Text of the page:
See this article. No, we're not going to bang on about the power and single-mindedness of the US National Rifle Association. Rather, it's their somewhat delusional belief that the United Nations has a secret agenda to control the world. It's a belief that is partly grounded in American exceptionalism and also that country's insistence that it not be bound by multilateral agreements it doesn't like (see for example the reference to the Convention of the Rights on the Child in the article). (Although why you wouldn't ratify such an agreement I don't know - unless it's about preserving labour market flexibility by leaving open the option for child labour...nah, just kidding).
At the same time as the US objects to being bound by such agreements, it also is the main source of funds for most multilateral bodies, although its influence in them varies according to the different rules under which they operate. For example I think the US has much more say in the International Monetary Fund than in the UN itself (ie the General Assembly). That said, the US uses its position as major banker to exert additional pressure, and does in fact withhold its contributions.
The NRA of course presents as a single minded entity so the story presented about the extent of its lobbying the UN rings true.
No, this is more about this sentence in the article: "In fact, as much American criticism of the world body notes, the UN seems incapable of doing almost anything efficiently, let alone undertake the task of disarming America."
This is undoubtedly true. Having had a very little bit to do with various UN bodies, although about 15 years ago, the first things that struck me then were:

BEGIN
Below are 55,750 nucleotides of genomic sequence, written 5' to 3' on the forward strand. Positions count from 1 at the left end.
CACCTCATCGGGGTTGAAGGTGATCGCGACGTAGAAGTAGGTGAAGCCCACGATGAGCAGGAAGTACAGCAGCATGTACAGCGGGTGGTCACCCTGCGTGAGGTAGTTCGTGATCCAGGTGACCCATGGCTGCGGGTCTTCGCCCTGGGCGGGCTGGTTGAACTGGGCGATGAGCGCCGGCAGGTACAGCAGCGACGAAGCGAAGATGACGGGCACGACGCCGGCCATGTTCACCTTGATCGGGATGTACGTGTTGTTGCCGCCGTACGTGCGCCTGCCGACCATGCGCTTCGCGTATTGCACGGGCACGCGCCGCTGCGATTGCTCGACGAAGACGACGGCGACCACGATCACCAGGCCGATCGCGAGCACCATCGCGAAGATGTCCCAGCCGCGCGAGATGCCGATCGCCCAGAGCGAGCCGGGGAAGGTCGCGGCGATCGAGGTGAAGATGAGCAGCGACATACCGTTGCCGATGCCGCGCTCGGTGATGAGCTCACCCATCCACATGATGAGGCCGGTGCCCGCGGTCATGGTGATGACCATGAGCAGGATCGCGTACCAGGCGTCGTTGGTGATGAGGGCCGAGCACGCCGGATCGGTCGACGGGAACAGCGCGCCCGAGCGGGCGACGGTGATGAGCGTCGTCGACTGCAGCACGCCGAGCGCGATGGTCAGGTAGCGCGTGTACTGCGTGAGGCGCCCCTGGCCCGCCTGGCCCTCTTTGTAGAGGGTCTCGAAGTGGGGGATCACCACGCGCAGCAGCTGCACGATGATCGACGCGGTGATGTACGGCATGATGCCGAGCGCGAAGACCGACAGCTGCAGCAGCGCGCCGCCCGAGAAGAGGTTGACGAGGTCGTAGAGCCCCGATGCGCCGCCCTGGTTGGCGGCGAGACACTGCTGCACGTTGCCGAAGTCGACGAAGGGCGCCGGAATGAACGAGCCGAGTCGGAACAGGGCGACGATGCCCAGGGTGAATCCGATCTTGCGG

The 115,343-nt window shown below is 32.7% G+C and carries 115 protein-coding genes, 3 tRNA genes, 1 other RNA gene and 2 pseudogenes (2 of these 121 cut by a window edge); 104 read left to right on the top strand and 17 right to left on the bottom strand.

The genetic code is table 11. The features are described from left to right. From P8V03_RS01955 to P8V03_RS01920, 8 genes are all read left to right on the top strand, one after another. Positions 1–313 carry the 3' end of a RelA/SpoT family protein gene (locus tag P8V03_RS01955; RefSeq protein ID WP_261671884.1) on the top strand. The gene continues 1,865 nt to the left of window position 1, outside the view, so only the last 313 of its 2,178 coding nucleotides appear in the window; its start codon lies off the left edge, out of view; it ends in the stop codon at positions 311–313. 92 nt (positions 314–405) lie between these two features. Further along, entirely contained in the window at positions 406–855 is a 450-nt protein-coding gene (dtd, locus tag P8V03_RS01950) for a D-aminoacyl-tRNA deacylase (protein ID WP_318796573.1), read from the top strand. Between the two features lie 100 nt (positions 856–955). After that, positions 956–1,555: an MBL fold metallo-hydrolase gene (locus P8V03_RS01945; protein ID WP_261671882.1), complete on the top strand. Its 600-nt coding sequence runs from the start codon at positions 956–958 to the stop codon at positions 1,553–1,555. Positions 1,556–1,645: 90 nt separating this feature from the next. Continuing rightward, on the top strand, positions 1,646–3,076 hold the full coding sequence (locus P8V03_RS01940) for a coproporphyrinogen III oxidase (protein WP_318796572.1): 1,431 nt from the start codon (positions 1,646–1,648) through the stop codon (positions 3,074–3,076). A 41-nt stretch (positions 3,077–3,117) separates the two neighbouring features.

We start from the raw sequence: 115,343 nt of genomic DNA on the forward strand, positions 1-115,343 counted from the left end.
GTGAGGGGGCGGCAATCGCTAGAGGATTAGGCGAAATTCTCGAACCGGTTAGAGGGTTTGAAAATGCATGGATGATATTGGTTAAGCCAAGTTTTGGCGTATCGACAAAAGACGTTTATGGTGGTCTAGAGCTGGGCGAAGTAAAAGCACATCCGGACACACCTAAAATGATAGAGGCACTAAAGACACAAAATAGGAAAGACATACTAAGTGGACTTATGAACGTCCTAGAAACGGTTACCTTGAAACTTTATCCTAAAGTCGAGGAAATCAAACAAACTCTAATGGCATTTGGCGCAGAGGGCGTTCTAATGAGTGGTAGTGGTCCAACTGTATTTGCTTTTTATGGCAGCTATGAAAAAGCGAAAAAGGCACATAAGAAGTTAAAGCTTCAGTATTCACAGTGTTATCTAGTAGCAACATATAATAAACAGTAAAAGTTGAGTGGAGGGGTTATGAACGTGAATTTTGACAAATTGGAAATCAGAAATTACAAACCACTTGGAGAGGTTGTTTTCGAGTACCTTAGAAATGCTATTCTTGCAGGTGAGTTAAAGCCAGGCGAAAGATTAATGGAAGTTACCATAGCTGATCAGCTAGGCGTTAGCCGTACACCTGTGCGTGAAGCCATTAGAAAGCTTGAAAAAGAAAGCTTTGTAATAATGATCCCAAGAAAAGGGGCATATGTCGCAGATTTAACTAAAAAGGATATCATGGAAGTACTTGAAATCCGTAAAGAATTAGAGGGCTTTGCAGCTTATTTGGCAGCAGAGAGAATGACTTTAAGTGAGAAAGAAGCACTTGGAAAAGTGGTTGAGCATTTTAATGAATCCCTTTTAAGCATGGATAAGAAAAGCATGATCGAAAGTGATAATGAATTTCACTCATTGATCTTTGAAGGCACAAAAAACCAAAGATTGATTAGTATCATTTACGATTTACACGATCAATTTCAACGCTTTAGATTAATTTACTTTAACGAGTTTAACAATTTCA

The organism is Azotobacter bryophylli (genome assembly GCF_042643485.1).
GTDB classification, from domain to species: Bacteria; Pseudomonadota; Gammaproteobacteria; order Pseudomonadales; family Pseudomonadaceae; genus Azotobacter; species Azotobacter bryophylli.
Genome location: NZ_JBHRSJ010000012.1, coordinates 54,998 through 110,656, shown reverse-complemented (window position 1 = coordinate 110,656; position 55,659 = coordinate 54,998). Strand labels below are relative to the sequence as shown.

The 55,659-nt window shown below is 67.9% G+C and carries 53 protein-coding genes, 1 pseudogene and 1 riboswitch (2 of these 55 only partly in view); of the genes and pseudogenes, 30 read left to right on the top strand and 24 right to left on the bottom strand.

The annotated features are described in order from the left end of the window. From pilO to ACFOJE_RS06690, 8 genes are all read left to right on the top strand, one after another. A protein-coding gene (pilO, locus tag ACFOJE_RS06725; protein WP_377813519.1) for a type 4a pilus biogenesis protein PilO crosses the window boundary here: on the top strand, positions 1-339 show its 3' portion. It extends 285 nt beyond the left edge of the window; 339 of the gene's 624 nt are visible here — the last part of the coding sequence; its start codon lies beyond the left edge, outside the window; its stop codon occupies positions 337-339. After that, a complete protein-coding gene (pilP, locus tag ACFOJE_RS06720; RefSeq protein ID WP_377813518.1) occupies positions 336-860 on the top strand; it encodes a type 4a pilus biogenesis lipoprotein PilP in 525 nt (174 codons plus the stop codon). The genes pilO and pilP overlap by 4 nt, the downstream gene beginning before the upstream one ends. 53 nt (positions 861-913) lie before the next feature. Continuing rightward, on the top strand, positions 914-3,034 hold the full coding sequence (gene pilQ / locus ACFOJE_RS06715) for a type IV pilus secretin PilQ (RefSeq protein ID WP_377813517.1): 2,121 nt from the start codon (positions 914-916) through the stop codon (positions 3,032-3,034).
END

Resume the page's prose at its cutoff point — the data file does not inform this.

* excessively bureaucratic systems and practices;
* an employment club for the elites of its members (mainly of developing countries);
* dedicated people on the ground, paper-shufflers at head offices;
* little coordination between individual agencies, resulting in gross inefficiencies and allowing member countries to export their particular preoccupations between agencies - if they failed somewhere, they'd try it on somewhere else;
* not much accountability.
When Pauline Hanson came to public rceognition in 1998 and was banging on about the UN, I often wondered how strong her language would have been if she really knew how bad it was?
The thing is, the UN was founded in a period that might, in retropect, be seen as a high-water mark for international cooperation. Yes, the Cold War was just starting and there were still widespread tensions. The era of decolonisation what just kicking off. The Bretton Woods institutions had also been established in an effort to ensure that there would be nor repeat of the Depression and to asists in post-war reconstruction. Subseqent changes to the architecture of the world economy and to prevailing policies, with the rise of the deregulated, free-market economic model, have seen the institutions having to adapt, often at some cost in terms of criticism (see the link to the institutions' webpage). The UN was a high-minded attempt to prevent repetition of two devastating world wars.
And, as observed earlier, many people within the system, particularly those on the ground, are hardworking and very idealistic. The interplay of policies between the UN agencies and host governments often - at least used to - add substantial unnecessary impediments to getting things done.
There are current moves to reform the General Assembly of the United Nations to better reflect the rise and economic clout of other countries - China, India, Korea, Brazil. Let's hope that some new model is adopted. It seems axiomatic that, in an era of globalisation, we need effective multilateral bodies.
And while we're on this topic, same for the OECD. When China is not far off becoming the world's largest economy, it seems ludicrous that it is not an OECD member but Luxembourg is. Hence the development of forums such as the G20.